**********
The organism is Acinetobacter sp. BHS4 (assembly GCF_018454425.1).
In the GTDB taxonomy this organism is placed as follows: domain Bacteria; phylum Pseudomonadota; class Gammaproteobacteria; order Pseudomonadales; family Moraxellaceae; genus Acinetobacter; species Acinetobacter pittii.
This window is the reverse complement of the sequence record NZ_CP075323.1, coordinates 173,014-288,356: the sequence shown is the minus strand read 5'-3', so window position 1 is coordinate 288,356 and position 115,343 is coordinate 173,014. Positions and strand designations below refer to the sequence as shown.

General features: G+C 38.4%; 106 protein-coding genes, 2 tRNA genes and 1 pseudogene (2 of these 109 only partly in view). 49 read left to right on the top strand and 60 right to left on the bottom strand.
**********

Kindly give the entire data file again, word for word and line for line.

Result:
The organism is Acinetobacter sp. BHS4 (assembly GCF_018454425.1).
In the GTDB taxonomy this organism is placed as follows: domain Bacteria; phylum Pseudomonadota; class Gammaproteobacteria; order Pseudomonadales; family Moraxellaceae; genus Acinetobacter; species Acinetobacter pittii.
This window is the reverse complement of the sequence record NZ_CP075323.1, coordinates 173,014-288,356: the sequence shown is the minus strand read 5'-3', so window position 1 is coordinate 288,356 and position 115,343 is coordinate 173,014. Positions and strand designations below refer to the sequence as shown.

General features: G+C 38.4%; 106 protein-coding genes, 2 tRNA genes and 1 pseudogene (2 of these 109 only partly in view). 49 read left to right on the top strand and 60 right to left on the bottom strand.